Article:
Living at the Extremes: Extremophiles and the Limits of Life in a Planetary Context

This is a Preprint and has not been peer reviewed. The published version of this Preprint is available: https://doi.org/10.3389/fmicb.2019.00780.

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Authors

Nancy Merino, Heidi S Aronson, Diana Bojanova, Jayme Feyhl-Buska, Michael L Wong, Shu Zhang, Donato Giovannelli 

Abstract

Prokaryotic life has dominated most of the evolutionary history of our planet, evolving to
occupy virtually all available environmental niches. Extremophiles, especially those thriving
under multiple extremes, represent a key area of research for multiple disciplines, spanning
from the study of adaptations to harsh conditions, to the biogeochemical cycling of elements.
Extremophile research also has implications for origin of life studies and the search for life on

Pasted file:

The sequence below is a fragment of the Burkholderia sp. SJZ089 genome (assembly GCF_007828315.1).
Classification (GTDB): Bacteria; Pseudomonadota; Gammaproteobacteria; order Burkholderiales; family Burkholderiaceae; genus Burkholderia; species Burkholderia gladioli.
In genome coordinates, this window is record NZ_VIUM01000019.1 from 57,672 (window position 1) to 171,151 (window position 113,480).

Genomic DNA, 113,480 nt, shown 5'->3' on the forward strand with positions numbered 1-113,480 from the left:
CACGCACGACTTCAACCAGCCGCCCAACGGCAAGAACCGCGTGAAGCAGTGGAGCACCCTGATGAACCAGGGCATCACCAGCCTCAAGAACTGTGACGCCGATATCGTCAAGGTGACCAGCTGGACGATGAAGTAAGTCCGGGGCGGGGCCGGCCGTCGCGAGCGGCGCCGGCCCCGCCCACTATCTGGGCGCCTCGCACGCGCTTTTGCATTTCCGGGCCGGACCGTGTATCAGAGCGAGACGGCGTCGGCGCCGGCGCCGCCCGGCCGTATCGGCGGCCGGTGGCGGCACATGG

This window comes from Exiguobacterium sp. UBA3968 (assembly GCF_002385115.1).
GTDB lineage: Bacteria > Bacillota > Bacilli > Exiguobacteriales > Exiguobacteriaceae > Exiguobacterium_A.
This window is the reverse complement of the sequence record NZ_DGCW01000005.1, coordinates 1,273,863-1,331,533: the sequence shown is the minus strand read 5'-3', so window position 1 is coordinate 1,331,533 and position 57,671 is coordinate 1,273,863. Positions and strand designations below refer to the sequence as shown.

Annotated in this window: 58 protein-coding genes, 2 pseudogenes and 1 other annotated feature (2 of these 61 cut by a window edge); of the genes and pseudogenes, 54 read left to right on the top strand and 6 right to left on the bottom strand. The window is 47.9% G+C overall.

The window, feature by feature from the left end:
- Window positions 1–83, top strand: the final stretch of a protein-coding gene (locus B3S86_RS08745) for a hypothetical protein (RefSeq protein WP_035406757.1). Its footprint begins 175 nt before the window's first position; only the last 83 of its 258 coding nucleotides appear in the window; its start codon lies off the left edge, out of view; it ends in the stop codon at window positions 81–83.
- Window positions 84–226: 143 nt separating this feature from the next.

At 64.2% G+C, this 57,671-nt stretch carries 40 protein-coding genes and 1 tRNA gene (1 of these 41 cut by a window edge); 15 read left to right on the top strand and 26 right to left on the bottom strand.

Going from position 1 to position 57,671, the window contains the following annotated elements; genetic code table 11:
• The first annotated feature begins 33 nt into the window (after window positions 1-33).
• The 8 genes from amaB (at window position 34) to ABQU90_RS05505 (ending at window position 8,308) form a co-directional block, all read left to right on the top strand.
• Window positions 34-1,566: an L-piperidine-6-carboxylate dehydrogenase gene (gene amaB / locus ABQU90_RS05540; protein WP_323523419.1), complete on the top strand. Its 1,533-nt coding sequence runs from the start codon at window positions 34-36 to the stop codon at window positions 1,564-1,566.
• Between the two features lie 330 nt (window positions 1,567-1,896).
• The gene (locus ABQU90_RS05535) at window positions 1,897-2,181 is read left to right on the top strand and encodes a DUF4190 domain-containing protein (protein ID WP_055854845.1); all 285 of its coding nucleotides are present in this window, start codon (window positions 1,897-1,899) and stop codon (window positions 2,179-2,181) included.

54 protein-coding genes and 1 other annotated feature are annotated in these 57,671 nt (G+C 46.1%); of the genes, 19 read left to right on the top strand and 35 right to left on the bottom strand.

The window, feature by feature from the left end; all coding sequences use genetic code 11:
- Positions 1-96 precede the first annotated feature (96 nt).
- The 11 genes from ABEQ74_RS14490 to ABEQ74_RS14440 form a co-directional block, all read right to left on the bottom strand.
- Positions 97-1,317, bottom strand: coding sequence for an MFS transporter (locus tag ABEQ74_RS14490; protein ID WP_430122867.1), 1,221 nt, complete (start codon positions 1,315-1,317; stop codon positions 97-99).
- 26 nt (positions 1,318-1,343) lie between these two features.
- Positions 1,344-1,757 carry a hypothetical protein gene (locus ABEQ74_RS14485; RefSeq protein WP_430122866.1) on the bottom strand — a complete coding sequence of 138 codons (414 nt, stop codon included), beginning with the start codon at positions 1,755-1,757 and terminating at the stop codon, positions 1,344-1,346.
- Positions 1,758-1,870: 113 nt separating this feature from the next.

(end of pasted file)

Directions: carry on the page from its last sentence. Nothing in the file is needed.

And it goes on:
other planetary and celestial bodies. In this article, we will review the current state of
knowledge for the biospace in which life operates on Earth and will discuss it in a planetary
context, highlighting knowledge gaps and areas of opportunity.

DOI

https://doi.org/10.31223/osf.io/8eay6

Subjects

Environmental Microbiology and Microbial Ecology Life Sciences, Life Sciences, Microbiology

Keywords

astrobiology, extremophiles/extremophily, Habitability and astrobiology, Limits of life, Polyextremophiles, Search for life

Dates

Published: 2019-02-05 10:43

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License

CC BY Attribution 4.0 International

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